Explore biology by taking courses in the field and taking on laboratory assignments, which teach basic techniques that working biologists use in their work. Get a job as a laboratory assistant, working under the direction of a biology professor and assisting with the laboratory sections of courses. A part-time or summer job in a laboratory that conducts cellular and molecular biology research is a good way to gain valuable experience. Graduate students often find work on research projects conducted by their school. Get involved in professional associations for molecular and cellular biologists, such as the American Society for Biochemistry and Molecular Biology. Attend conferences and events to meet others in the field and learn about career opportunities. Find event listings at https://www.asbmb.org/meetings-events. Another way to explore is through student science training programs, which enable qualified high school students to spend the summer conducting research that is supervised by a scientist. This also provides the opportunity to conduct informational interviews with molecular and cellular biologists to learn more about their work and how they got started in their career. Ask your school's career services office for help with finding training programs and setting up these interviews.
Molecular and cellular biologists apply their research on animal and bacterial systems toward the goal of improving and better understanding human health. They aim in their work to understand how cells are organized and function. They study the mechanisms of gene expression, cellular bioinformatics, cell signaling, and cell differentiation. Molecular and cellular biologists conduct research on cells and molecules to learn how biological traits are passed from one generation to the next. They also analyze bacteria and viruses, to understand, diagnosis, and treat infections in humans, plants, and animals.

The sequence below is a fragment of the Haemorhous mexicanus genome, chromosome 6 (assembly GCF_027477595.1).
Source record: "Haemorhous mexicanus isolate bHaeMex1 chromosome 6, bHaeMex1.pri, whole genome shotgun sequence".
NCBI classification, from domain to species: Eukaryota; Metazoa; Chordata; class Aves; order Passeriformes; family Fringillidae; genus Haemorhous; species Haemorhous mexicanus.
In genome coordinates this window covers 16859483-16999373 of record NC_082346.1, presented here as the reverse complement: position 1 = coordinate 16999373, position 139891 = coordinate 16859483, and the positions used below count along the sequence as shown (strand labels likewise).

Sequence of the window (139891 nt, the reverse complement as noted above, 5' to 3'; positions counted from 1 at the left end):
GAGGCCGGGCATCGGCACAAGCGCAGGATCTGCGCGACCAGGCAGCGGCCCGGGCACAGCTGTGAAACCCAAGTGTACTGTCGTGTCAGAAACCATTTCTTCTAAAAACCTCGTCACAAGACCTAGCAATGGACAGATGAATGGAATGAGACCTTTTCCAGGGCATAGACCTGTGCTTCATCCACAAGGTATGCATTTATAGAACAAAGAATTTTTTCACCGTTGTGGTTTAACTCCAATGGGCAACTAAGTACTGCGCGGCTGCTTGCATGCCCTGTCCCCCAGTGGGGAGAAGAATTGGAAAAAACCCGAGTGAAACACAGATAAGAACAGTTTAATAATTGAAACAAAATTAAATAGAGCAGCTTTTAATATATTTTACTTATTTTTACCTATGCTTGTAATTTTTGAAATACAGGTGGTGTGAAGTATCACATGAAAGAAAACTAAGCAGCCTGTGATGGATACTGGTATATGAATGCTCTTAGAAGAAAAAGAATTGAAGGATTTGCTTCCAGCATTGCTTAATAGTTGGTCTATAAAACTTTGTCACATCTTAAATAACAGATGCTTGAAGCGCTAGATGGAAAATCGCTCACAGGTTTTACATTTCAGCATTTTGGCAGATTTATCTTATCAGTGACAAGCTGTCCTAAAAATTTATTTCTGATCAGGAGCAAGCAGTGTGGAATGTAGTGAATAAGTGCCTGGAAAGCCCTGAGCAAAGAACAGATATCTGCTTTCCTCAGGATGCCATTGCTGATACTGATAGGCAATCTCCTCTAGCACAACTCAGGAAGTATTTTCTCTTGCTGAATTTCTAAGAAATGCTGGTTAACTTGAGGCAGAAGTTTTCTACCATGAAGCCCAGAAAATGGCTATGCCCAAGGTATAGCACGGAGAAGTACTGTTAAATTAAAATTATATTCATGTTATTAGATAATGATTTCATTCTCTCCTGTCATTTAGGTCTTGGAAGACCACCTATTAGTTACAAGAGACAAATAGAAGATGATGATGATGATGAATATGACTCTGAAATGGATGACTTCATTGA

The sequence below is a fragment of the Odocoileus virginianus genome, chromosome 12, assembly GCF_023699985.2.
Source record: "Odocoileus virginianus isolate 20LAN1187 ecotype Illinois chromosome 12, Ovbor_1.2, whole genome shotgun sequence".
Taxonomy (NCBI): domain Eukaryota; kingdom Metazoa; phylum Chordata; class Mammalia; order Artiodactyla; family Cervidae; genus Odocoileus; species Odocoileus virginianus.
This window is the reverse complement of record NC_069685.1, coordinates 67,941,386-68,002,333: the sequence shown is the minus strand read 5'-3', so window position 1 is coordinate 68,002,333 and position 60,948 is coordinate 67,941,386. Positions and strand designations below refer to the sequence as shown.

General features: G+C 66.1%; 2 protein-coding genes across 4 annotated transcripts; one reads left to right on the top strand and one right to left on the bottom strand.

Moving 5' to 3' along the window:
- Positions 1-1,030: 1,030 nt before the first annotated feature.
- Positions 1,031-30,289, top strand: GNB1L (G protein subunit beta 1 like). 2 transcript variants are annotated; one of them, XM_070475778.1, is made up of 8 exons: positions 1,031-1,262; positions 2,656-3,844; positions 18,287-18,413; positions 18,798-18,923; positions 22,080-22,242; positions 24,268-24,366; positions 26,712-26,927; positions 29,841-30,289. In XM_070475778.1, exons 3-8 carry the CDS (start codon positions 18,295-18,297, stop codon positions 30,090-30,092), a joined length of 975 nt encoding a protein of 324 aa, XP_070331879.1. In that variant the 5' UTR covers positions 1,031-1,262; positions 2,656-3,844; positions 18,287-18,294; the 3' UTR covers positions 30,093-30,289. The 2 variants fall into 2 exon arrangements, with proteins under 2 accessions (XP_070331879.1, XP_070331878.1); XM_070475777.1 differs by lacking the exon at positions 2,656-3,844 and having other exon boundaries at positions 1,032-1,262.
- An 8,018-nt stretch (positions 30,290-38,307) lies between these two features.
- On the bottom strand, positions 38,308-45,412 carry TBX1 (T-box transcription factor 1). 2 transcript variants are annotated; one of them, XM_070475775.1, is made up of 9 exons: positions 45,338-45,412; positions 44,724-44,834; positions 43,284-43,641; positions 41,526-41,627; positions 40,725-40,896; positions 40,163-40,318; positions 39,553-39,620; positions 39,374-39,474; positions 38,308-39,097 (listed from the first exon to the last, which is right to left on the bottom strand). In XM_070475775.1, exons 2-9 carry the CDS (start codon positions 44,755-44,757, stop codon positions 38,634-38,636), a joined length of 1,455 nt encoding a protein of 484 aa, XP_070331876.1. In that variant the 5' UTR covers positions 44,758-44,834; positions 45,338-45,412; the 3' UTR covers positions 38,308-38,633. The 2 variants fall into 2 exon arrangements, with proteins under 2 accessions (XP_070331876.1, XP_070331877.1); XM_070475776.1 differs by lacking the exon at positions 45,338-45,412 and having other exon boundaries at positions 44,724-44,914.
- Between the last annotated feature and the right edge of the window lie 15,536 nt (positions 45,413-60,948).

Molecular and cellular biologists may work for government agencies concerned with public health. They may specialize in toxicology, for example, studying the effects of toxic substances on humans, animals, and plants. The data they gather are used in consumer protection and industrial safety programs to reduce the hazards of accidental exposure or ingestion. Those that specialize in public health conduct experiments on water, foods, and the general environment of a community to detect the presence of harmful bacteria so pollution and contagious diseases can be controlled or eliminated.
The daily tasks for molecular and cellular biologists include gathering and analyzing molecular and cellular data, designing laboratory experiments, and adjusting experimental designs as needed. Biologists oversee the laboratory experiments, supervising the work of assistants, technologists, postdoctoral research fellows, and others involved in the project. Biologists maintain laboratory records and data.
They use scientific equipment in their work, such as microscopes, thermocyclers, and chromatograms. They use computer software programs to analyze data and create reports, such as analytical and scientific software like Minitab and NetPrimer; graphics or photo imaging software like Molecular Devices Corporation MetaMorph; as well as Microsoft Excel, Office, and Word. They follow strict health and safety procedures in their laboratory work, to prevent exposure to harmful chemicals and biological substances. They may be involved in preparing and submitting grant requests for research projects to government agencies and other sources for scientific funding. Biologists also prepare reports of their projects, sharing their research findings with other scientists, medical professionals, and the general public. They may write articles for scientific journals.